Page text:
VIRGINIA BEACH, Va. -- A World War II veteran will travel to Australia to reunite with his wartime girlfriend after more than 70 years apart.
Norwood Thomas, 93, of Virginia Beach will travel to Adelaide, Australia, next month to reunite with 88-year-old Joyce Morris, The Virginian-Pilot reported.
Thomas told Morris that he would love to see her again in person when the two recently spoke via Skype. During their two-hour video reunion, the two recalled their time together when they met in England, a few months before he parachuted into Normandy with the 101st Airborne Division.
"The only problem is that I can't take you in my arms and give you a squeeze," Thomas said on Skype at the time.
After the war, Thomas returned to the United States. He sent letters to Morris asking her to come to America, but she declined, CBS affiliate WTKR reports.
"So I went on and later met and married another woman, a good woman, who helped my mixed up head get straight," Thomas said.
Thomas told WTKR he had a wonderful life with his wife before she died. It wasn't until after her death that he began thinking about Morris and a future with her. It was only a thought, until a few months ago, when Thomas' son, Steven, received an email from a man in Australia, who happened to be Morris' son, Robert.
WTKR reports that it turns out Morris had been thinking similar thoughts. She asked her son to do some research to see if Thomas was still alive and willing to talk after more than half a century. He did.
Morris has since lost much or her vision and currently resides in Australia. Thomas has also health problems and lives on a fixed income in Virginia Beach.
After learning about the couple's love story, Barbara McDonald, who served in the Navy for six years, wanted to do something to help, reported WTKR who spoke to her and Thomas back in November.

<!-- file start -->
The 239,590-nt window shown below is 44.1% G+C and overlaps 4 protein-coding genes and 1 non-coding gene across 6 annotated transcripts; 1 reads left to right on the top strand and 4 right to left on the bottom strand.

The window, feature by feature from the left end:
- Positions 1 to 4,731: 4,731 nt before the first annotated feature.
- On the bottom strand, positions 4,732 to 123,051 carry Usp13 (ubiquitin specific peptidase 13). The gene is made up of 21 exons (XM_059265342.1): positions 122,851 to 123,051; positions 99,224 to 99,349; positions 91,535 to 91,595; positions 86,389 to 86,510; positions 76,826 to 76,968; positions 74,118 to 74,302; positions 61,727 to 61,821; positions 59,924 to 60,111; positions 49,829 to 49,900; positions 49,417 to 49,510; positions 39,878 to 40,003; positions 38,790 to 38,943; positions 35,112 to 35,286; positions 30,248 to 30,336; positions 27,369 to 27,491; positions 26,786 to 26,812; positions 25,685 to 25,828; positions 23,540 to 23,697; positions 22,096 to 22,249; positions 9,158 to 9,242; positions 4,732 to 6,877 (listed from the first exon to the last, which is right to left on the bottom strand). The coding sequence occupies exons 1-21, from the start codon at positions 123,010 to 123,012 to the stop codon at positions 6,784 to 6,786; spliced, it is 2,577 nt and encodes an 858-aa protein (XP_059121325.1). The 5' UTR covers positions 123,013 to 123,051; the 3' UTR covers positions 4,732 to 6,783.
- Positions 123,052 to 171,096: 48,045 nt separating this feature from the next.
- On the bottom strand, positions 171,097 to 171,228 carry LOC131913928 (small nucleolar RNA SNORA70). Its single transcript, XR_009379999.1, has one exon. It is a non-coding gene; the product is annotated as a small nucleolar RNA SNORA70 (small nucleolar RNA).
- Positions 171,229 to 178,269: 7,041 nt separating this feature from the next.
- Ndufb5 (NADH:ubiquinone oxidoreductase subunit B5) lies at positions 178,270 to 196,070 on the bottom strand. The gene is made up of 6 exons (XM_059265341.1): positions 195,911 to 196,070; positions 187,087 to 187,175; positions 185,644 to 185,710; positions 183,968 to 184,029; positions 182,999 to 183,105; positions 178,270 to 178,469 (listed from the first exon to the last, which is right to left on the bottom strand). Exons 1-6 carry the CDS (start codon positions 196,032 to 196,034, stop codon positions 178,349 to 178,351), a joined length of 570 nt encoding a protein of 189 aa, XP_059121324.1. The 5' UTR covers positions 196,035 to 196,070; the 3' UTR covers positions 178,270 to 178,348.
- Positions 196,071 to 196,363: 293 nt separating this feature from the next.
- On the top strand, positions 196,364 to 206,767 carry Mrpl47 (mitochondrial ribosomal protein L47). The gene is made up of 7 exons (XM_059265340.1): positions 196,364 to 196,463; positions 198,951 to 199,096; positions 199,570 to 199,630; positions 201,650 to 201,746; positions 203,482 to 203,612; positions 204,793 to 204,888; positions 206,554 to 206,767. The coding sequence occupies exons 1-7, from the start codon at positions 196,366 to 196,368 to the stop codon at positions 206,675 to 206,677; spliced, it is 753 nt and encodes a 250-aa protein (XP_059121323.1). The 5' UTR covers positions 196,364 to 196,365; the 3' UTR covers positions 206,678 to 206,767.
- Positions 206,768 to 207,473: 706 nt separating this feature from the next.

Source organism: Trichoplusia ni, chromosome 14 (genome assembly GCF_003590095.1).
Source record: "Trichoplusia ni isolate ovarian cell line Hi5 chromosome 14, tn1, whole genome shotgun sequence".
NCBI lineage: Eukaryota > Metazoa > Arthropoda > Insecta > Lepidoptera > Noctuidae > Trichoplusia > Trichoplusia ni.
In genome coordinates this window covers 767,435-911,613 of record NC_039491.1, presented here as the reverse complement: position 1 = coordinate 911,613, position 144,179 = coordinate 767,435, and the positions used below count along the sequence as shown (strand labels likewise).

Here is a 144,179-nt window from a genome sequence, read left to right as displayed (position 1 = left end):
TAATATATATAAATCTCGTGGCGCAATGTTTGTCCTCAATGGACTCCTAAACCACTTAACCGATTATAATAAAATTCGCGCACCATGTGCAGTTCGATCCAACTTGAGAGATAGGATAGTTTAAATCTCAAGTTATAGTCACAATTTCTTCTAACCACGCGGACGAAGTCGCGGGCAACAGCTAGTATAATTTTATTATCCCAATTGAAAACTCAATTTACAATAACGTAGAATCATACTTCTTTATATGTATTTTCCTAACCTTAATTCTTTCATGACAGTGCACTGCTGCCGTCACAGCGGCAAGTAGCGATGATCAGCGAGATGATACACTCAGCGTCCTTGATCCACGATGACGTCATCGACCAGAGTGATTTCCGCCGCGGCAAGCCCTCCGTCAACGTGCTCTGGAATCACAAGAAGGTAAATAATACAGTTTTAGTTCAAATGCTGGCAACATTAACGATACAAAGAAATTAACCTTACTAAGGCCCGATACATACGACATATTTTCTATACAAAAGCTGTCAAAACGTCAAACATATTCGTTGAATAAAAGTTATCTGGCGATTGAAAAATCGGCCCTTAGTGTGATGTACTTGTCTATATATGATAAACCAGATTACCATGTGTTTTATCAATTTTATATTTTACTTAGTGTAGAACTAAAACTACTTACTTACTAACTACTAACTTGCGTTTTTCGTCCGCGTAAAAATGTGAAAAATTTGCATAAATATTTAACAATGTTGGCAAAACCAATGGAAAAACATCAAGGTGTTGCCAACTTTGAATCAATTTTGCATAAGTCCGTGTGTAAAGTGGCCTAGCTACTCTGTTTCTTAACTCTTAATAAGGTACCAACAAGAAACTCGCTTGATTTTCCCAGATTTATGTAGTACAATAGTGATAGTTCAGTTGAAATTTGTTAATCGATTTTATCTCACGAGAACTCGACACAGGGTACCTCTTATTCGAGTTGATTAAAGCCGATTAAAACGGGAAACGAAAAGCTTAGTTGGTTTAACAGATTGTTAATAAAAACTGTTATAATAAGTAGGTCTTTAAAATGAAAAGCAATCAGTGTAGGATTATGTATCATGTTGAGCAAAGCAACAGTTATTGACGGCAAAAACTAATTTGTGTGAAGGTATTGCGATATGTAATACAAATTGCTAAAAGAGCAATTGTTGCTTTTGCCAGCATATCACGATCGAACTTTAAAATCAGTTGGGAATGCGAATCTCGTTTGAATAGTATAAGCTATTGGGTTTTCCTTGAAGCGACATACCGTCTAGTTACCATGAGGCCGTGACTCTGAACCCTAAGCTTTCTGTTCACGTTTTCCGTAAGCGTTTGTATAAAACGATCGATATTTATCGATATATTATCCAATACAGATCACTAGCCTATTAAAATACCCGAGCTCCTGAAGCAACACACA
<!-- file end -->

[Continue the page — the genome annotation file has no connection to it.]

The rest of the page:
"We are all veterans and we should help each other out. It's just the way that it is," said McDonald.
McDonald took to the internet and created a GoFundMe page for Thomas and his son to travel across the world to Australia so that he and Morris can see each other in person, instead of through a computer screen, WTKR reported.
"To be able to see her after all these years, I am looking forward to that," said Thomas.
After their story went public two months ago, more than 300 people made donations online to help the two rekindle their romance. Others mailed checks directly to Thomas' house. About $7,500 has been donated thus far, according to the newspaper, which also reports that Air New Zealand has made arrangements to send Thomas and his caretaker son, Steve, to Australia free of charge.
Thomas said he was stunned by the generosity.
"I'm numb," he said. "I have no idea what my emotions are going to be once we meet face to face."
Thomas and Morris are expected to spend Valentine's Day together.